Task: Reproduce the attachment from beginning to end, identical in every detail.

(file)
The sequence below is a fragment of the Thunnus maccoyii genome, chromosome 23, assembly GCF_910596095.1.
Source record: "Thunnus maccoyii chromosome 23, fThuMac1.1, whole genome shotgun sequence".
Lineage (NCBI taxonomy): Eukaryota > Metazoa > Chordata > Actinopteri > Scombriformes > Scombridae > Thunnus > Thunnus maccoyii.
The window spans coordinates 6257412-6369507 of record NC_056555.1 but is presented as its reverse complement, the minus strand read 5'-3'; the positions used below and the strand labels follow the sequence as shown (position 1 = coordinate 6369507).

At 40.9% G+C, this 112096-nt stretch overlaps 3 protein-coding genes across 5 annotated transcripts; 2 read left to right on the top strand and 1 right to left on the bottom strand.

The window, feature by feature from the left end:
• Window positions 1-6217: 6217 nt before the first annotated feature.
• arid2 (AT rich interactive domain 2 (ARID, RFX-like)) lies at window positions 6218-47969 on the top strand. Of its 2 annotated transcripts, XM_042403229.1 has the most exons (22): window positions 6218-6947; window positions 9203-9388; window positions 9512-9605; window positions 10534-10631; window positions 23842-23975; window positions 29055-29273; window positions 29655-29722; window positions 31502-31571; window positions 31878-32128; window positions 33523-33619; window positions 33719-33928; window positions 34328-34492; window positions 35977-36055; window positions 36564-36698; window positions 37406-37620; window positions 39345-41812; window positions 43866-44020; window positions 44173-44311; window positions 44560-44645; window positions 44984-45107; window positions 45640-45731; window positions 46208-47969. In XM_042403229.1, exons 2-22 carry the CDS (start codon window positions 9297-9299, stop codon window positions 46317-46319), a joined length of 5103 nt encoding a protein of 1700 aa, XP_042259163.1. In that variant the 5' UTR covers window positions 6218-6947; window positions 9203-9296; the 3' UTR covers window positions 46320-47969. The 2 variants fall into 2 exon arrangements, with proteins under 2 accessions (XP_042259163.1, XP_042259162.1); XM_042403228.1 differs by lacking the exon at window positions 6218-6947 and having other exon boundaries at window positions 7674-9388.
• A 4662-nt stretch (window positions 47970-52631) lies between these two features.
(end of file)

The sequence below is a fragment of the Thunnus maccoyii genome, chromosome 23, assembly GCF_910596095.1.
Source record: "Thunnus maccoyii chromosome 23, fThuMac1.1, whole genome shotgun sequence".
Lineage (NCBI taxonomy): Eukaryota > Metazoa > Chordata > Actinopteri > Scombriformes > Scombridae > Thunnus > Thunnus maccoyii.
The window spans coordinates 6257412-6369507 of record NC_056555.1 but is presented as its reverse complement, the minus strand read 5'-3'; the positions used below and the strand labels follow the sequence as shown (position 1 = coordinate 6369507).

At 40.9% G+C, this 112096-nt stretch overlaps 3 protein-coding genes across 5 annotated transcripts; 2 read left to right on the top strand and 1 right to left on the bottom strand.

The window, feature by feature from the left end:
• Window positions 1-6217: 6217 nt before the first annotated feature.
• arid2 (AT rich interactive domain 2 (ARID, RFX-like)) lies at window positions 6218-47969 on the top strand. Of its 2 annotated transcripts, XM_042403229.1 has the most exons (22): window positions 6218-6947; window positions 9203-9388; window positions 9512-9605; window positions 10534-10631; window positions 23842-23975; window positions 29055-29273; window positions 29655-29722; window positions 31502-31571; window positions 31878-32128; window positions 33523-33619; window positions 33719-33928; window positions 34328-34492; window positions 35977-36055; window positions 36564-36698; window positions 37406-37620; window positions 39345-41812; window positions 43866-44020; window positions 44173-44311; window positions 44560-44645; window positions 44984-45107; window positions 45640-45731; window positions 46208-47969. In XM_042403229.1, exons 2-22 carry the CDS (start codon window positions 9297-9299, stop codon window positions 46317-46319), a joined length of 5103 nt encoding a protein of 1700 aa, XP_042259163.1. In that variant the 5' UTR covers window positions 6218-6947; window positions 9203-9296; the 3' UTR covers window positions 46320-47969. The 2 variants fall into 2 exon arrangements, with proteins under 2 accessions (XP_042259163.1, XP_042259162.1); XM_042403228.1 differs by lacking the exon at window positions 6218-6947 and having other exon boundaries at window positions 7674-9388.
• A 4662-nt stretch (window positions 47970-52631) lies between these two features.